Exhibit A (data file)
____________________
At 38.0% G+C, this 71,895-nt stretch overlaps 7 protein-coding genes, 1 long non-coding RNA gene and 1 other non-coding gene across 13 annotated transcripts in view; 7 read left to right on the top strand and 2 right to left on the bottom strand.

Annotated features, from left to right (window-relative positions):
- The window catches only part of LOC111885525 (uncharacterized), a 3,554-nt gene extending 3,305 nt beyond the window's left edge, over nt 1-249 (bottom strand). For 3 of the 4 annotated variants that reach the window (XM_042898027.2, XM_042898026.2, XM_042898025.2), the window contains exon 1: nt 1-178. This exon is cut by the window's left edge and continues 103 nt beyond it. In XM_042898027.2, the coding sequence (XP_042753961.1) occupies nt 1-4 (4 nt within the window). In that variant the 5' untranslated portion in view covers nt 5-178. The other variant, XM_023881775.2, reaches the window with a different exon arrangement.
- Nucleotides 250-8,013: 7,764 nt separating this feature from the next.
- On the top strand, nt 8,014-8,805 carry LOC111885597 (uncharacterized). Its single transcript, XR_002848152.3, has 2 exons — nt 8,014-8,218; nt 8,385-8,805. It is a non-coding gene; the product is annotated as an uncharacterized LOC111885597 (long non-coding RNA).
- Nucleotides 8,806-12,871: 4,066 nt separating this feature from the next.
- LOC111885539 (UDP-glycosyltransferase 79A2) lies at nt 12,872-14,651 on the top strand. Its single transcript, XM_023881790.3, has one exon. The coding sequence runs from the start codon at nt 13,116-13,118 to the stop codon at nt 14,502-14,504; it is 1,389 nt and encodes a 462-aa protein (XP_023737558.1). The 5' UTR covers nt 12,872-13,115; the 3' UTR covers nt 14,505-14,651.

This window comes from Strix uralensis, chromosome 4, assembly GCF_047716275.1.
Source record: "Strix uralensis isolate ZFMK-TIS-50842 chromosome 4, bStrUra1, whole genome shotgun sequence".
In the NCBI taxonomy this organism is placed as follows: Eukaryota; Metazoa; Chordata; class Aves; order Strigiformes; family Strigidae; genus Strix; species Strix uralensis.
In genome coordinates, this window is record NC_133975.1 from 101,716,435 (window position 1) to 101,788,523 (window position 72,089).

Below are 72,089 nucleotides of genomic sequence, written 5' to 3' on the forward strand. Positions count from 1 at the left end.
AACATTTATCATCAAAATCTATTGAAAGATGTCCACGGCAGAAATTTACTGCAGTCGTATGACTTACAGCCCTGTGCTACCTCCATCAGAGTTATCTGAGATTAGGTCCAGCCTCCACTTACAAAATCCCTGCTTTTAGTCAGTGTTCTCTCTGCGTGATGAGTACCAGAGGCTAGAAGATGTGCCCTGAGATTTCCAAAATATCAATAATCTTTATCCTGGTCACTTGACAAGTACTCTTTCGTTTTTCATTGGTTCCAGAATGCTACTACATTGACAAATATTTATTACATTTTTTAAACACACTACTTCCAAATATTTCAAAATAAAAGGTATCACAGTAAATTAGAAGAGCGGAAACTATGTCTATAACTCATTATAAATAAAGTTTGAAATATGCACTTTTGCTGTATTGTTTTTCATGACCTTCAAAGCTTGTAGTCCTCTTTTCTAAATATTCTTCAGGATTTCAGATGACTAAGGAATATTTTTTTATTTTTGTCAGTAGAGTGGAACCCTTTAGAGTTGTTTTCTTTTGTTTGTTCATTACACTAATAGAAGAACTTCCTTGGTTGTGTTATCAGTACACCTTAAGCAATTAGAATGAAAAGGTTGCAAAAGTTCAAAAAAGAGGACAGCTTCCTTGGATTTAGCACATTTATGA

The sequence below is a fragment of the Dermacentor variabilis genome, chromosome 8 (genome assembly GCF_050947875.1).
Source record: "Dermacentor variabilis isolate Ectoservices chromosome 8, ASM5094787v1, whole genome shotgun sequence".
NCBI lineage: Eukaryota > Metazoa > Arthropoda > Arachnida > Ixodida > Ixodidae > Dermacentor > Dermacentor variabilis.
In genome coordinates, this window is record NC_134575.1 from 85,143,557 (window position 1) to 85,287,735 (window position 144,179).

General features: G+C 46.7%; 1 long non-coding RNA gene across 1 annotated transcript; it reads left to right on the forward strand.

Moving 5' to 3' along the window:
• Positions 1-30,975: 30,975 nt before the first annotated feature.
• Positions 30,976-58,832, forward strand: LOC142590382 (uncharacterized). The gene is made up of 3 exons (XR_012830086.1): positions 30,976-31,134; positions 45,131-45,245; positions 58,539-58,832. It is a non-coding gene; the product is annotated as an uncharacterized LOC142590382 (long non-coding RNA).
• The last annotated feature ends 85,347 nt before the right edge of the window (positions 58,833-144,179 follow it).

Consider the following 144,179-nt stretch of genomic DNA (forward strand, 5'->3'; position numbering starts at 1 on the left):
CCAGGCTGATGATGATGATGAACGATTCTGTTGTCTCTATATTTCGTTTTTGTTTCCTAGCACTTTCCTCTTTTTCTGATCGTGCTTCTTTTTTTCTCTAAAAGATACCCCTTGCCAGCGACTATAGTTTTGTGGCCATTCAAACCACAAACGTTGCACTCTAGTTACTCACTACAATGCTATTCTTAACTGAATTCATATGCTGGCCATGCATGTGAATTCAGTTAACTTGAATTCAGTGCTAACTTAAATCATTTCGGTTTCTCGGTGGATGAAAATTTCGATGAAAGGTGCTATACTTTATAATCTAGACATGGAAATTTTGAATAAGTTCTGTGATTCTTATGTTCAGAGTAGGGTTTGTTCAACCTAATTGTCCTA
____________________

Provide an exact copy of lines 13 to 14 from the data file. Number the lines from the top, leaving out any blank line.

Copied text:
AACATTTATCATCAAAATCTATTGAAAGATGTCCACGGCAGAAATTTACTGCAGTCGTATGACTTACAGCCCTGTGCTACCTCCATCAGAGTTATCTGAGATTAGGTCCAGCCTCCACTTACAAAATCCCTGCTTTTAGTCAGTGTTCTCTCTGCGTGATGAGTACCAGAGGCTAGAAGATGTGCCCTGAGATTTCCAAAATATCAATAATCTTTATCCTGGTCACTTGACAAGTACTCTTTCGTTTTTCATTGGTTCCAGAATGCTACTACATTGACAAATATTTATTACATTTTTTAAACACACTACTTCCAAATATTTCAAAATAAAAGGTATCACAGTAAATTAGAAGAGCGGAAACTATGTCTATAACTCATTATAAATAAAGTTTGAAATATGCACTTTTGCTGTATTGTTTTTCATGACCTTCAAAGCTTGTAGTCCTCTTTTCTAAATATTCTTCAGGATTTCAGATGACTAAGGAATATTTTTTTATTTTTGTCAGTAGAGTGGAACCCTTTAGAGTTGTTTTCTTTTGTTTGTTCATTACACTAATAGAAGAACTTCCTTGGTTGTGTTATCAGTACACCTTAAGCAATTAGAATGAAAAGGTTGCAAAAGTTCAAAAAAGAGGACAGCTTCCTTGGATTTAGCACATTTATGA

The sequence below is a fragment of the Dermacentor variabilis genome, chromosome 8 (genome assembly GCF_050947875.1).